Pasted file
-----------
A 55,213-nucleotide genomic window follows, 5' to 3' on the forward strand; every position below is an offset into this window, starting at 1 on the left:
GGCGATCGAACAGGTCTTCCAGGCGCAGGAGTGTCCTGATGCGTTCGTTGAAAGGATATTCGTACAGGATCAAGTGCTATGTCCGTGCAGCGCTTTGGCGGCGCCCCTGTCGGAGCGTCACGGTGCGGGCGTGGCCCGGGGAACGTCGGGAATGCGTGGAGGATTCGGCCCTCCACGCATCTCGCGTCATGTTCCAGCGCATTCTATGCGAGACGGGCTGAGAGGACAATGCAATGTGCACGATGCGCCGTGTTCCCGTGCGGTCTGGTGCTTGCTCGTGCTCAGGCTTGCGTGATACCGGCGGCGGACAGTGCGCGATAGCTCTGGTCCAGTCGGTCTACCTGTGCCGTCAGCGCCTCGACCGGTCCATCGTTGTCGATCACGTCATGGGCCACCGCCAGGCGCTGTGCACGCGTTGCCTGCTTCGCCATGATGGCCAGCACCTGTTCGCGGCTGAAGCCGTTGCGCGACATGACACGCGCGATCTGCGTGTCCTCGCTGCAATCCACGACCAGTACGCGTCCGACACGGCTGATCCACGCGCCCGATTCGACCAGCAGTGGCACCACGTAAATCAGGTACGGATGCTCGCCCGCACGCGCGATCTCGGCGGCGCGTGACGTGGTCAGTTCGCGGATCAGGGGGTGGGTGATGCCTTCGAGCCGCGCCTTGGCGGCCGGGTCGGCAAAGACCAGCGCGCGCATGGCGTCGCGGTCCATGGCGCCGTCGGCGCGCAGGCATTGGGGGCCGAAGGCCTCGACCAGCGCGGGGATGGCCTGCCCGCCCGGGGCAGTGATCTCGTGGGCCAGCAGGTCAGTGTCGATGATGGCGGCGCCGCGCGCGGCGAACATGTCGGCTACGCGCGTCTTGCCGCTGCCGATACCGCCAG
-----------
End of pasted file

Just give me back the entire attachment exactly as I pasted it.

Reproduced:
A 55,213-nucleotide genomic window follows, 5' to 3' on the forward strand; every position below is an offset into this window, starting at 1 on the left:
GGCGATCGAACAGGTCTTCCAGGCGCAGGAGTGTCCTGATGCGTTCGTTGAAAGGATATTCGTACAGGATCAAGTGCTATGTCCGTGCAGCGCTTTGGCGGCGCCCCTGTCGGAGCGTCACGGTGCGGGCGTGGCCCGGGGAACGTCGGGAATGCGTGGAGGATTCGGCCCTCCACGCATCTCGCGTCATGTTCCAGCGCATTCTATGCGAGACGGGCTGAGAGGACAATGCAATGTGCACGATGCGCCGTGTTCCCGTGCGGTCTGGTGCTTGCTCGTGCTCAGGCTTGCGTGATACCGGCGGCGGACAGTGCGCGATAGCTCTGGTCCAGTCGGTCTACCTGTGCCGTCAGCGCCTCGACCGGTCCATCGTTGTCGATCACGTCATGGGCCACCGCCAGGCGCTGTGCACGCGTTGCCTGCTTCGCCATGATGGCCAGCACCTGTTCGCGGCTGAAGCCGTTGCGCGACATGACACGCGCGATCTGCGTGTCCTCGCTGCAATCCACGACCAGTACGCGTCCGACACGGCTGATCCACGCGCCCGATTCGACCAGCAGTGGCACCACGTAAATCAGGTACGGATGCTCGCCCGCACGCGCGATCTCGGCGGCGCGTGACGTGGTCAGTTCGCGGATCAGGGGGTGGGTGATGCCTTCGAGCCGCGCCTTGGCGGCCGGGTCGGCAAAGACCAGCGCGCGCATGGCGTCGCGGTCCATGGCGCCGTCGGCGCGCAGGCATTGGGGGCCGAAGGCCTCGACCAGCGCGGGGATGGCCTGCCCGCCCGGGGCAGTGATCTCGTGGGCCAGCAGGTCAGTGTCGATGATGGCGGCGCCGCGCGCGGCGAACATGTCGGCTACGCGCGTCTTGCCGCTGCCGATACCGCCAG